Archive for the ‘minority’ tag
Daily equity news
“Tennessee Experiment’s High Cost Fuels Health-Care Debate,” - The Wall Street Journal
In 1994, Tennessee launched an ambitious public insurance program to cover its uninsured. The plan, TennCare, fulfilled that mission but nearly bankrupted the state in the process.
”Poll: 57% don’t see stimulus working,” - USA TODAY
WASHINGTON — Six months after President Obama launched a $787 billion plan to right the nation’s economy, a majority of Americans think the avalanche of new federal aid has cost too much and done too little to end the recession.
”New Orleans Neighborhood Housing Services to run $20 million home repair effort,” - The Times-Picayune
The city is negotiating a deal with the nonprofit Neighborhood Housing Services to run a home-repair program that would make nearly $20 million available to owners of storm-damaged property, according to a recent city memo describing the proposal.
Daily equity news
“2008 Surge in Black Voters Nearly Erased Racial Gap,” - The New York Times
In last year’s presidential election, younger blacks voted in greater proportions than whites for the first time and black women turned out at a higher rate than any other racial, ethnic and gender group, a census analysis released Monday confirmed.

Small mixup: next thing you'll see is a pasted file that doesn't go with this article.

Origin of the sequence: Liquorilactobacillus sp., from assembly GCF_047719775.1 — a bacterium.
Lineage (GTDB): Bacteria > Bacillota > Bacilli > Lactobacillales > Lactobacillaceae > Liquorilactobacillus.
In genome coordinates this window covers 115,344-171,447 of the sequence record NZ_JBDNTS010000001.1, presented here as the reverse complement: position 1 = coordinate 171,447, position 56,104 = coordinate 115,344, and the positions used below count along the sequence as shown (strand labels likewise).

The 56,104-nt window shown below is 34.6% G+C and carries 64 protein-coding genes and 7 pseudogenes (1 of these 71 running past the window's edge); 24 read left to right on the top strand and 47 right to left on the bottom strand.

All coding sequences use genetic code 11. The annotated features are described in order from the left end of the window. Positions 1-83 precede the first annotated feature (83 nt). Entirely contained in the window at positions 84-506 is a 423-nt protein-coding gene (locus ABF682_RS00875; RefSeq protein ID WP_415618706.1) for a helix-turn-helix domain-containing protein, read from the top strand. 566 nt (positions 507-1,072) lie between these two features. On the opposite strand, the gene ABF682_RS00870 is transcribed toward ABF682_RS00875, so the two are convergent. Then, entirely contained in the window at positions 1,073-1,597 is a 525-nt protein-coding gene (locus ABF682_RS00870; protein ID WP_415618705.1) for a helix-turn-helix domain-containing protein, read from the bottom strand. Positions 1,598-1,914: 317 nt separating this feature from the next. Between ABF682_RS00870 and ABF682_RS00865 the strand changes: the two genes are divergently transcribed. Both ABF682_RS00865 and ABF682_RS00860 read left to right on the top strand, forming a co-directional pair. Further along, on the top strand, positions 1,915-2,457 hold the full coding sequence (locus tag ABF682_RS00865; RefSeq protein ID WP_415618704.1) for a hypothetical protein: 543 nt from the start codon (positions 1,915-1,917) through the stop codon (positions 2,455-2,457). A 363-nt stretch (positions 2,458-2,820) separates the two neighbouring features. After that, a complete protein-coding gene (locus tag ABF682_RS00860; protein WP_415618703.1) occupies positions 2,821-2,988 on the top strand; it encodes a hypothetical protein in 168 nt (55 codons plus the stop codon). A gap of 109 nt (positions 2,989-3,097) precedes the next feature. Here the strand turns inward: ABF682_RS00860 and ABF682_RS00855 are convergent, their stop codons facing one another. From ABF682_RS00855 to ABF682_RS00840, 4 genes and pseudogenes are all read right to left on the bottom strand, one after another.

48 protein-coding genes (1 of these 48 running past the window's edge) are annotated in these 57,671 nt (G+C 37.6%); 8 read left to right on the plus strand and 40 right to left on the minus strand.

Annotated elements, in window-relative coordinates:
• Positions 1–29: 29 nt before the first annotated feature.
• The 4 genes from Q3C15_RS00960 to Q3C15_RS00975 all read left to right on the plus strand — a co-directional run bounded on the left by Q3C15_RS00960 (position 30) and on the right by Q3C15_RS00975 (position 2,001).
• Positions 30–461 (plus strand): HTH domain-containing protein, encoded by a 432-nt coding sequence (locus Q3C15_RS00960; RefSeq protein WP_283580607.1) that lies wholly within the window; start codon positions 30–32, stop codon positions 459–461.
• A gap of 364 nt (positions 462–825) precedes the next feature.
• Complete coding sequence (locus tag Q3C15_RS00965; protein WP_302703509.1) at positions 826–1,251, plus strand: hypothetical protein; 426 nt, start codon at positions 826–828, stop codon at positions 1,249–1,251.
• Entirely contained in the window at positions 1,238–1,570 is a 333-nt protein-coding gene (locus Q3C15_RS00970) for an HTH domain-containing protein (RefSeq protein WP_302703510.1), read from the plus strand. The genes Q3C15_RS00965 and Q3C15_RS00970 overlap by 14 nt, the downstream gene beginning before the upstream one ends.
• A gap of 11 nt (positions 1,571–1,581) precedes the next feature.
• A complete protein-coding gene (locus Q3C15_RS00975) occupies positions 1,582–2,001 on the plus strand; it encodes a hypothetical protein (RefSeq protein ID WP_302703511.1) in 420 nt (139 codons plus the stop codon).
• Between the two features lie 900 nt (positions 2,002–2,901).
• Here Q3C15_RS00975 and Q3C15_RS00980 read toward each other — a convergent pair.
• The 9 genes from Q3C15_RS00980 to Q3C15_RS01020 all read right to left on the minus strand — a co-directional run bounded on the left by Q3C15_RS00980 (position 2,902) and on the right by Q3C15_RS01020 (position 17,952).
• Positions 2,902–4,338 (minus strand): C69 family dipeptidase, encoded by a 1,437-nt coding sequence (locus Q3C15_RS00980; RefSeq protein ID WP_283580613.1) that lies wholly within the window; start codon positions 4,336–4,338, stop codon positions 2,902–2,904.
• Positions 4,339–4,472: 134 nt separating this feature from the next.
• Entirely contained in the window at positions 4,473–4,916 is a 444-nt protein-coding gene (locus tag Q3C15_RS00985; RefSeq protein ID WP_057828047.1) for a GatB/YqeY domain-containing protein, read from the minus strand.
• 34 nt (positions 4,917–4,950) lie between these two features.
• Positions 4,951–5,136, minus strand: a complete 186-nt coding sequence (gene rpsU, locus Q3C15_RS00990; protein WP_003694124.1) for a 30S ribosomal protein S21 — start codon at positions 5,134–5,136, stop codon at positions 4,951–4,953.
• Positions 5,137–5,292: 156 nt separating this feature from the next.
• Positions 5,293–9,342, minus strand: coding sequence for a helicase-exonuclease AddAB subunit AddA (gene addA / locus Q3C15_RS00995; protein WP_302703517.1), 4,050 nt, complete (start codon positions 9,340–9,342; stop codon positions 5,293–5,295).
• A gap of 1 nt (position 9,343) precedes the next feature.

As a result, in the election that produced the nation’s first black president, the historic gap between black and white voter participation rates over all virtually evaporated.
”S.C. case looks on child obesity as child abuse. But is it?,” - USA TODAY
Jerri Gray was doing all she could to help her son lose weight, her attorney says. But something had gone terribly wrong for the boy to hit the 555-pound mark by age 14.
Authorities in South Carolina say that what went wrong was Gray’s care and feeding of her son, Alexander Draper. Gray, 49, of Travelers Rest, S.C., was arrested in June and charged with criminal neglect. Alexander is now in foster care.
“Ten Questions on the Health-Care Overhaul,” - The Wall Street Journal
It is crunch time for health care. Lawmakers who are trying to fundamentally remake one-sixth of the U.S. economy say this might be the most complicated legislation they have undertaken.
Here are some basics that everyone can grasp — and probably ought to, because the health bill, if it passes, will affect almost everyone.